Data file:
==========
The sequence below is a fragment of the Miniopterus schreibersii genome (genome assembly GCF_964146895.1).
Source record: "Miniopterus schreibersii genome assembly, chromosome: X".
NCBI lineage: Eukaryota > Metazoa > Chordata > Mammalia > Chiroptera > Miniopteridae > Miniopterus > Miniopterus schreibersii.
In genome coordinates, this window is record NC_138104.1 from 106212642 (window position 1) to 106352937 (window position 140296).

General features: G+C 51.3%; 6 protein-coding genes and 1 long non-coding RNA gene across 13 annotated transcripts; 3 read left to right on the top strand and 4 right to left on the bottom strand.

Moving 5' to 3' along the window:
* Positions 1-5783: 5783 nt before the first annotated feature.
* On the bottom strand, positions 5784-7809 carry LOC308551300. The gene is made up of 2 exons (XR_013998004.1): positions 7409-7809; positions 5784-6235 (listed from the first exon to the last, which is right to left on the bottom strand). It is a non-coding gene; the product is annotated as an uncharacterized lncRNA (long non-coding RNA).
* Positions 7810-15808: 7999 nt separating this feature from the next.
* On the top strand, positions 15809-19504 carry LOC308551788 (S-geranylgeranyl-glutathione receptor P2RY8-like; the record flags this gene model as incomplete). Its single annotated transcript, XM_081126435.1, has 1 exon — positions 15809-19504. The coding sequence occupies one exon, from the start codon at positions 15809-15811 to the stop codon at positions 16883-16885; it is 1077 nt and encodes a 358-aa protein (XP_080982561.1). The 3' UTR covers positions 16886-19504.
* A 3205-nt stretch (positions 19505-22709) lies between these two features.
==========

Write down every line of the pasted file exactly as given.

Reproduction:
The sequence below is a fragment of the Miniopterus schreibersii genome (genome assembly GCF_964146895.1).
Source record: "Miniopterus schreibersii genome assembly, chromosome: X".
NCBI lineage: Eukaryota > Metazoa > Chordata > Mammalia > Chiroptera > Miniopteridae > Miniopterus > Miniopterus schreibersii.
In genome coordinates, this window is record NC_138104.1 from 106212642 (window position 1) to 106352937 (window position 140296).

General features: G+C 51.3%; 6 protein-coding genes and 1 long non-coding RNA gene across 13 annotated transcripts; 3 read left to right on the top strand and 4 right to left on the bottom strand.

Moving 5' to 3' along the window:
* Positions 1-5783: 5783 nt before the first annotated feature.
* On the bottom strand, positions 5784-7809 carry LOC308551300. The gene is made up of 2 exons (XR_013998004.1): positions 7409-7809; positions 5784-6235 (listed from the first exon to the last, which is right to left on the bottom strand). It is a non-coding gene; the product is annotated as an uncharacterized lncRNA (long non-coding RNA).
* Positions 7810-15808: 7999 nt separating this feature from the next.
* On the top strand, positions 15809-19504 carry LOC308551788 (S-geranylgeranyl-glutathione receptor P2RY8-like; the record flags this gene model as incomplete). Its single annotated transcript, XM_081126435.1, has 1 exon — positions 15809-19504. The coding sequence occupies one exon, from the start codon at positions 15809-15811 to the stop codon at positions 16883-16885; it is 1077 nt and encodes a 358-aa protein (XP_080982561.1). The 3' UTR covers positions 16886-19504.
* A 3205-nt stretch (positions 19505-22709) lies between these two features.